How to get the oil out of my peppermint plant?

Discussion in 'Gardening & Plant Propagation' started by Lady TS, Jun 2, 2004.

  1. Lady TS

    Lady TS Well-Known Member

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    Does anyone have a recipe or method of extracting the oils from my peppermint plants?

    I want to experiment with making cheap 'tooth powders'(toothpaste) using baking soda and peppermint oil. I tried just grinding the dried leaves in a mortar and pestle and mixing them in....it tasted great but I wasn't too awful fond of the green specks left after I brushed my teeth :haha:

    I have fresh peppermint growing outside, and some dried from last fall.
     
  2. Cyngbaeld

    Cyngbaeld In Remembrance Supporter

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    http://flfl.essortment.com/makeessentialo_rsjc.htm

    I'm too lazy to type out instructions, but here is a page that tells you how. It is pretty much same as the method I use. Homemade EO is a little different from commercial. With Homemade you pick up some of the lighter substances that are lost by the commercial. They also change some of the chemistry with their methods and make them less healthy. They have to do it ttheir way to make it economically viable.
    Kim
     

  3. culpeper

    culpeper Well-Known Member

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    The method described in the previous post is for making a herbal oil, but it is NOT essential oil and should not be called such. Only plants can make essential oil, and it is a difficult and expensive process to extract it from the plant. Kits are available for doing it at home, but they are horribly expensive and huge amounts of plant material are needed to make it worthwhile for the home hobbyist.

    I've only attempted it at home with lavender, but the following method will work with other herbs as well, usually the highly aromatic ones (which are the ones which produce the most essential oil. Essential oil is the oily 'essence' or 'extract' of a plant which contains its aromatic and/or medicinal properties).

    Simply cram as much herb material into a saucepan as you can, and cover with water. Simmer gently with the lid on until you notice small oily droplets appearing on the surface of the water. THIS is the essential oil which the plant has released. You can use an eyedropper to syphon the oil from the water and bottle it. If you get a teaspoonful altogether, you've done very well indeed. But it begins to evaporate with the heat, and a small amount of water inevitably gets sucked up with the oil, so it might not store as long as commercially-obtained essential oils.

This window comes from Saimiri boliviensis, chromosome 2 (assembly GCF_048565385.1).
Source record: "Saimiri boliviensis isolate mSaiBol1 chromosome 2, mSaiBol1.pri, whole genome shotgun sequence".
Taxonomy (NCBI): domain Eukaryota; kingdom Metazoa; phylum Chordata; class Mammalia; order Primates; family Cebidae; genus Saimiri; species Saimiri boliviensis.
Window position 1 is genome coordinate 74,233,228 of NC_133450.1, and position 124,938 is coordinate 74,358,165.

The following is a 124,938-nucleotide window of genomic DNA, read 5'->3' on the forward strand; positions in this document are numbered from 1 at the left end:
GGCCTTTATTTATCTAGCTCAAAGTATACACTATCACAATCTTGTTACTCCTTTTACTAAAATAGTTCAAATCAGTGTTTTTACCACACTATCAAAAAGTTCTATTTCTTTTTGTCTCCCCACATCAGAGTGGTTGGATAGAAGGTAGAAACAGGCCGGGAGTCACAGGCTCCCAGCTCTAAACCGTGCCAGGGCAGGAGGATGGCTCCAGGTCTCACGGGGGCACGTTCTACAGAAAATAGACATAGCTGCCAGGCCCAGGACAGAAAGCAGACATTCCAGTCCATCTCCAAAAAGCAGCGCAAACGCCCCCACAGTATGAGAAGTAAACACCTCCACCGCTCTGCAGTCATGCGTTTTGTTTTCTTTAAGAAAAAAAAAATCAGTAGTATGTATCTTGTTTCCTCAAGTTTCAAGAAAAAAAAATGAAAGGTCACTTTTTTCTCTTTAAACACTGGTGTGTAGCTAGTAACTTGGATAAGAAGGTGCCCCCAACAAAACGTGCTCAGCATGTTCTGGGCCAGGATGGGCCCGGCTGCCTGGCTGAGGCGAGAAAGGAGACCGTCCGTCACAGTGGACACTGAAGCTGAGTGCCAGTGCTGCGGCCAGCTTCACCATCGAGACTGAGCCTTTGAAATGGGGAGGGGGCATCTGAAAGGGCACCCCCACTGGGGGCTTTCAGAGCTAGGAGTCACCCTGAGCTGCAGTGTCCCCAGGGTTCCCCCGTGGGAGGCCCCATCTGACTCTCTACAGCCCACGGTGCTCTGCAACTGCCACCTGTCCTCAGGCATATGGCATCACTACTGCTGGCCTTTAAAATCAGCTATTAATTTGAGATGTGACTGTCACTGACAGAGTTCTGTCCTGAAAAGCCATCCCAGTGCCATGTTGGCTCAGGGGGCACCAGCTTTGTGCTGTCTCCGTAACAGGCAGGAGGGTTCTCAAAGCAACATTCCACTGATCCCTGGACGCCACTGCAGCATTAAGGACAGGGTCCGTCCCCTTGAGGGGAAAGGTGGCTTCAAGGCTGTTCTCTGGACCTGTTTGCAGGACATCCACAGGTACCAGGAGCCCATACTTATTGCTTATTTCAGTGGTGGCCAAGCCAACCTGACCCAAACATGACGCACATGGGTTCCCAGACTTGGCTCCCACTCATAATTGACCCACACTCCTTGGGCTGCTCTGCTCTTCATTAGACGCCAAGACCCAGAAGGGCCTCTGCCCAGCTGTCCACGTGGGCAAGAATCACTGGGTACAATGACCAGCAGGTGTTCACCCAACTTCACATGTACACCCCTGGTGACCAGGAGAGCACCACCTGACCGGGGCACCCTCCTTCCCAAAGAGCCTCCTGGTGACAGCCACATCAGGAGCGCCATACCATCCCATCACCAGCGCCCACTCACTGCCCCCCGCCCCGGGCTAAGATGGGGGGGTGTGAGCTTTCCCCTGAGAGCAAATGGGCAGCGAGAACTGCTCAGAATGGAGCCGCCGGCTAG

Also note that herbal oils have a relatively short shelf-life, whereas true essential oils will store indefinitely in ideal conditions. A herbal oil will not evaporate, an essential oil does.
     
  4. sweetbabyjane

    sweetbabyjane Well-Known Member Supporter

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    Why couldn't you boil the leaves and use some of the resulting mint water to flavor your items. Makes the jelly taste just fine...

    Just a thought,
    SBJ
     
  5. Sarah J

    Sarah J Well-Known Member

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    Because if you don't can it or otherwise heat-preserve it (which then gets spoiled as soon as you open the thing), you'd have to add an artificial preservative of some sort. Or refrigerate it the whole time... :( Any water-based product needs a preservative or you risk getting nasty germs and fungi that start to grow in it...no-see-ums that can make a person pretty sick or cause a reaction of some sort. You *can*, however, dry the herbs and powder them, add them straight to a paste, made with vegetable glycerine, baking soda, and a sweetening agent (Stevia?). Instant tooth paste with a bit of an abrasive for aiding in getting nasty plaque off your teeth.

    Disclaimer: I've never actually done this so have no idea how it would turn out, but now I'm intrigued! The things you people make me think of! :D

    Sarah